The enlightenment period was was an era which was characterized by the search for groundbreaking knowledge and for a better understanding of the world.  It is sometimes referred to as the age of reason, and it took place throughout the eighteenth century across Western Europe, England, and the American colonies. In this period new ideas and ways of thinking were celebrated  in the fields of science, politics, literature, and philosophy.  One of the most important pieces of this revolution which goes somewhat taken for granted and under appreciated is the data revolution. This data revolution entailed major advancements in the way that we gather and record empirical data and subsequently interpret such data.

One of the most meaningful contributors to this revolution was Francis Bacon. Bacon was an English philosopher, statesman, scientist, and author. He was a strong presence advocating for the scientific revolution, and has even been referred to as the father of empiricism. He placed great importance on careful observations in nature using skeptical methods. He wanted to develop a method for discerning the truthfulness of knowledge. He placed importance on being mindful of the fact that all five human sensory experiences can be incorrectly interpreted. In order to determine whether our sensory experiences were based in truth or not, Bacon asserted the necessity of scientific experiments. Although his model for scientific research have been altered over the years the general principles of skepticism and experiment that he employed still have a strong hold in the scientific process that is used in modern science. He contended that as humans we must doubt things before assuming their veracity. He suggested that scientists must manipulate nature in attempts to prove their own hypotheses incorrect. The general importance he placed on thorough questioning in the gathering of data fosters the scientific method we use today.

Another important figure in the data revolution was Robert Hooke, an English natural philosopher. Robert Hooke was the curator of experiments and a member of the council of the Royal Society. The Royal Society was an organization that served to promote science, recognize excellence in science, support outstanding science, and provide support for education around science. He also wrote an extremely influential book called Micrographia which discussed his new compound microscope and the discoveries he was capable of making with it. He improved previous models of the microscope through the addition of a screw operated focusing mechanism as well as a water lens and light to improve focusing.  With these additions he was able to discover the first microorganisms and plant cells. His discoveries were the basis for modern day microbiology, nanotechnology, and quantum physics. His contributions to such scientific instruments forever changed the way that data was acquired and the kinds of data that scientists were capable of acquiring.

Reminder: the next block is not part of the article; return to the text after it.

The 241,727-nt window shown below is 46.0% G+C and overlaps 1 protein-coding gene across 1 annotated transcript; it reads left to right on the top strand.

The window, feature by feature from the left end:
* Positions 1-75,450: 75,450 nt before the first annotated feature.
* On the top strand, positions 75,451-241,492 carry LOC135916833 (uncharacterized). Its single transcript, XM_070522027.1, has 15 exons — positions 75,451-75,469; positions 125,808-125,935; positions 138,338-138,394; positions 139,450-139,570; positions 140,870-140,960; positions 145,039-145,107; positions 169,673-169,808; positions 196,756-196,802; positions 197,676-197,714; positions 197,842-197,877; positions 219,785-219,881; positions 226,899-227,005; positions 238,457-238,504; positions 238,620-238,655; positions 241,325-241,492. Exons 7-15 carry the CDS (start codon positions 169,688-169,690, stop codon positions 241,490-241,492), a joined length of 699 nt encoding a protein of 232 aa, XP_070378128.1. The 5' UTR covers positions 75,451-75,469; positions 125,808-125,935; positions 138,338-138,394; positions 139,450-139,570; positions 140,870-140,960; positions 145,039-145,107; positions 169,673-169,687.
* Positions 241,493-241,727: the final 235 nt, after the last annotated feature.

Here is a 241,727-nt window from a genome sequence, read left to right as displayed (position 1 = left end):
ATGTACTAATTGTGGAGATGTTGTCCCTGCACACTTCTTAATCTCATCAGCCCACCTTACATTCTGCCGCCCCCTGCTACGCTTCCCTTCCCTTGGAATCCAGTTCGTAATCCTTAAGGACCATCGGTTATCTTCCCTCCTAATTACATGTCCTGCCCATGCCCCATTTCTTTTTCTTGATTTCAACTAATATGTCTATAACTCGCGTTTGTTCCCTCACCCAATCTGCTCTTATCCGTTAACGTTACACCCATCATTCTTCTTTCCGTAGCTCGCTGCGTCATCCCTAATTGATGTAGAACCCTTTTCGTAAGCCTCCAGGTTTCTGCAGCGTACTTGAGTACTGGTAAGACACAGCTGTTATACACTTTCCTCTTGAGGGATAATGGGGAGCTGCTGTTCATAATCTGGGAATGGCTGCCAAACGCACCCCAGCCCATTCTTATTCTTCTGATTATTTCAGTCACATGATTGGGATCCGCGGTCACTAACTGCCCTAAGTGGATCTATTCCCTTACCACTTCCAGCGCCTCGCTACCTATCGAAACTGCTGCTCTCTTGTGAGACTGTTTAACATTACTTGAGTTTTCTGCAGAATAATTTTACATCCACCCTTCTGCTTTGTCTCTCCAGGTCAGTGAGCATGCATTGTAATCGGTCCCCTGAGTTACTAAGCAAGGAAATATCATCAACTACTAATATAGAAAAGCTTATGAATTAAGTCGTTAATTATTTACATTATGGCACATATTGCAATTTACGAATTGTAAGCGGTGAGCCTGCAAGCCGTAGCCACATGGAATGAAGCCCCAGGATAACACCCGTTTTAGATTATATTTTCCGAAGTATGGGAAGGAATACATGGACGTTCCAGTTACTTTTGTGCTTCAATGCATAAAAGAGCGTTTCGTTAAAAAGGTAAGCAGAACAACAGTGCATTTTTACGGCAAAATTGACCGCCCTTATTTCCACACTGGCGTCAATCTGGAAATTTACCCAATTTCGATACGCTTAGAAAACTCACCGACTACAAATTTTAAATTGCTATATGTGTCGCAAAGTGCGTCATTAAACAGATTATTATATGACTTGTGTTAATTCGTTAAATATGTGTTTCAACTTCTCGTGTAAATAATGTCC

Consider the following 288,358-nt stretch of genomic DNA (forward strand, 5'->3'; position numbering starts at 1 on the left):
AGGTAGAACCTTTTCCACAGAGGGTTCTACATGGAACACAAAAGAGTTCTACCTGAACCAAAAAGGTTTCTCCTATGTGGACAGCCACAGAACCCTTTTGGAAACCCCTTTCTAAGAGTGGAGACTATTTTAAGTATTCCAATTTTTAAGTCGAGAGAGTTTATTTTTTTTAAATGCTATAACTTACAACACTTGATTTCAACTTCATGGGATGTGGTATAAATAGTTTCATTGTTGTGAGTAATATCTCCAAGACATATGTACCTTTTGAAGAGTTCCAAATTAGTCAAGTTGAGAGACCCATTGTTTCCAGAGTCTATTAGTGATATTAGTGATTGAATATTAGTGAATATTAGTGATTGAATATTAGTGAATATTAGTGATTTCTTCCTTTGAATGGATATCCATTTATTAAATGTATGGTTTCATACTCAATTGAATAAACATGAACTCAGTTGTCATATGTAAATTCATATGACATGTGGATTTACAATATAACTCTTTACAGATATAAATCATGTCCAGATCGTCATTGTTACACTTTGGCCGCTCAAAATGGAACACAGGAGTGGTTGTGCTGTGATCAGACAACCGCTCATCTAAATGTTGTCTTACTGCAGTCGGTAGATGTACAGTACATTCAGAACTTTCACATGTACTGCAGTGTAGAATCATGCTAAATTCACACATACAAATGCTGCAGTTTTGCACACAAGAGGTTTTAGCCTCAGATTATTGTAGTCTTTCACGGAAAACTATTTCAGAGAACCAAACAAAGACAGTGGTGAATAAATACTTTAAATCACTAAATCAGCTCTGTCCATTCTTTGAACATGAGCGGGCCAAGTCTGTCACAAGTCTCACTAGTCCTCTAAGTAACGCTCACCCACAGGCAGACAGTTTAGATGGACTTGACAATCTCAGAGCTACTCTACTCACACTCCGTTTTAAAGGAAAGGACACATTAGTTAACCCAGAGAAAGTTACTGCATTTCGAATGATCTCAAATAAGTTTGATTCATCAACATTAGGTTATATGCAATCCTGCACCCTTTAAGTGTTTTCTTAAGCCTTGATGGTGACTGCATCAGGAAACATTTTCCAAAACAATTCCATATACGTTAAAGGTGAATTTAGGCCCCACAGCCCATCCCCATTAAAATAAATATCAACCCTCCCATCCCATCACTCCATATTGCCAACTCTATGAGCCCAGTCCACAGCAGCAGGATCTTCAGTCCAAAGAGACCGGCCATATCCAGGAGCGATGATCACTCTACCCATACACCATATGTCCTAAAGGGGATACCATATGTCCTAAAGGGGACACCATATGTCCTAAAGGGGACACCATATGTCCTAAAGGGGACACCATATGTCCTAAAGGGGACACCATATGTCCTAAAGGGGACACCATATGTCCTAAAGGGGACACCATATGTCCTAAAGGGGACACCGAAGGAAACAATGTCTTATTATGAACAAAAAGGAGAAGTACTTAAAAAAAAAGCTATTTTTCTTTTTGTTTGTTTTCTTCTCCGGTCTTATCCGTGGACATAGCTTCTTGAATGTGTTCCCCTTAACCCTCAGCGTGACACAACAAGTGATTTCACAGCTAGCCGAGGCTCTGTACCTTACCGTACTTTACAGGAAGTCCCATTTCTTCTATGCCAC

The contributions of individuals like Francis Bacon and Robert Hooke have shaped the science that we know today. The scientific method is taught in the most basic of science courses and serves as the basis for all future scientific endeavors. It is something that is largely taken for granted now that our methods for research and data collection are so advanced. Similarly, microscopes are one of the most basic instruments used in scientific research now that we have much more sophisticated and technologically advanced instruments of observation. The advanced means of gathering, observing, and analyzing data that we have today are widely taken for granted, but would not exist today if it were not for the revolutionary work of enlightened individuals like Francis Bacon and Robert Hooke.